So yes, business-jargon is obnoxious. And yes, it makes simple things seem unnecessarily complicated. But it also serves a purpose. And for a job seeker, learning the lingo of the industry/professional community you want to be a part of will, literally, pay off.

The best way to learn the language, of course, is to talk to the locals. Which is where it all comes back to informational interviewing. As you learn the lingo you will also be able to see jobs for what they really are. You’ll come to see that behind the intimidating jargon is often a very simple and straightforward job.

So, yeah, as always, informational interviewing is the answer. So, ya know… get on it.

Sam’s Week of Job Searching and Informational Interviewing

Meet Sam. This week Sam is going to tell us about his informational interviewing and job searching activities. But before we get to that, some basic information about Sam:

  • Age: 30

  • Occupation: Sam is currently unemployed—he was laid off 7 months ago—but has a strong track record of professional success as a project manager

  • Location: Denver

  • Goal: to land a project management job at a climate, sustainability or conservation organization

  • Number of informational interviews so far: 45

Okay, now without further ado, let’s hear from Sam:


“Monday was a big day! I messaged 11 people on LinkedIn. I emailed 3 people I encountered on a climate webinar. And, I sent another 5 emails to people I had previously reached out to who hadn’t responded yet.

I also followed up with a recruiter for a job I’m really interested in. It’s at a blue chip company and would be a huge step for me. I’m qualified for the role, but I’m sure it’ll be competitive. I spent about 20 hours on a take home assignment for the role last week. Sadly, so far nothing but crickets. The recruiter said the hiring manager is out of town, though, so I’m still crossing my fingers.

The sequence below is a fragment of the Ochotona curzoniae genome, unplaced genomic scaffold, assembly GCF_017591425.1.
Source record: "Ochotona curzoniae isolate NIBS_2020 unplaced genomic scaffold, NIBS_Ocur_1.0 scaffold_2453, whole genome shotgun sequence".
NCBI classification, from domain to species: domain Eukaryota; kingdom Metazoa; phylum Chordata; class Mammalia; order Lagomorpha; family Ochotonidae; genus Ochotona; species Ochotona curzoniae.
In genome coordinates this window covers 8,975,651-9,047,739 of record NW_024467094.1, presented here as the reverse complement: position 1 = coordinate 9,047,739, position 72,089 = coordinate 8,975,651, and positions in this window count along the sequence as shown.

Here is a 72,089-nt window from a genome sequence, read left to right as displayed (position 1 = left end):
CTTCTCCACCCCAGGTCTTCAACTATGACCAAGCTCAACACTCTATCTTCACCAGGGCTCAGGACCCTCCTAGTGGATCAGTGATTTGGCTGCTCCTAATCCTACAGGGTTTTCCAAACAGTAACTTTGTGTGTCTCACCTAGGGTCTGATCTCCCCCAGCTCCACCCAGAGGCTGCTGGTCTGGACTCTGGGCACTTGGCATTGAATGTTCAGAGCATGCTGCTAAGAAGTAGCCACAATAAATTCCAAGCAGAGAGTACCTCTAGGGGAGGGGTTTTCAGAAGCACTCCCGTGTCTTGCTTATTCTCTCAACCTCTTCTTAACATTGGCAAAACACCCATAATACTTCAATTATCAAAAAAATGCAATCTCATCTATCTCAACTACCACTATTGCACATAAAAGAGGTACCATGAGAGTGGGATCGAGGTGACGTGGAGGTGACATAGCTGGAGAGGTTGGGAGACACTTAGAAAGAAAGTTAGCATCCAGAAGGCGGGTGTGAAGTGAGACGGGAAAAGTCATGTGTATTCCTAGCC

I also made the decision to widen my search beyond project management. I’m now going to be looking at marketing roles as well. I have some marketing experience in my background, and I think I need to widen my search to a role that more directly impacts companies’ bottom-lines.

Overall I felt very productive on Monday. Feeling confident and optimistic.”


“Tuesday was a slower day. I applied to one job just so that I can keep filing for unemployment, I don’t actually care about the role and the website looks scammy. I also identified 4 jobs that I am interested in so that I can apply to them later this week.”


“I interviewed for an entry level project management job. I was a little stressed during the call, though, because I got confused about the time, and almost missed it! Yikes! The recruiter I spoke with was super great, though, and the call was fun. That said, that salary is about half of what I’d like to be making, I’m pretty over-qualified for the role, and I don’t have the niche experience they care about so it’s a toss-up on whether I’ll get advanced.

I also:

  • Scheduled a check-in call with a mentor.

  • Followed up with that recruiter for that blue chip opportunity I’m getting ghosted on.

  • Scheduled an informational interview with a CEO of another company I’m interested in.

  • Applied to part-time/contract job, and e-mailed the CEO for that company.

Finally, I got an email from a recruiter late Wednesday night to schedule an interview with the CEO of a climate startup. It’s always encouraging to get to that point where you have interviews lined up!”

Thursday (today)

“Today, I’ll apply to one of the jobs I sourced on Tuesday.

I also plan to connect an acquaintance with a friend of mine, who share mutual interests. This wasn’t job search related, but nonetheless, a professional activity.

Overall today will be slow, though. I have a number of life chores to take care of.”


“On Friday I’m going to focus on just applying to more jobs and emailing hiring managers for those roles! I always try to get a lot done on Friday so I can go into the weekend feeling confident.

Overall, I feel solid about my process and the effort I’ve been putting in. I know I’m qualified for a lot of great roles.

I can’t lie though. The job market this year has been brutal and it does get stressful. I’m really hoping I land a job before Thanksgiving. If it doesn’t happen by then, I think it probably won’t happen until after New Years, and that would be tough. Wish me luck!”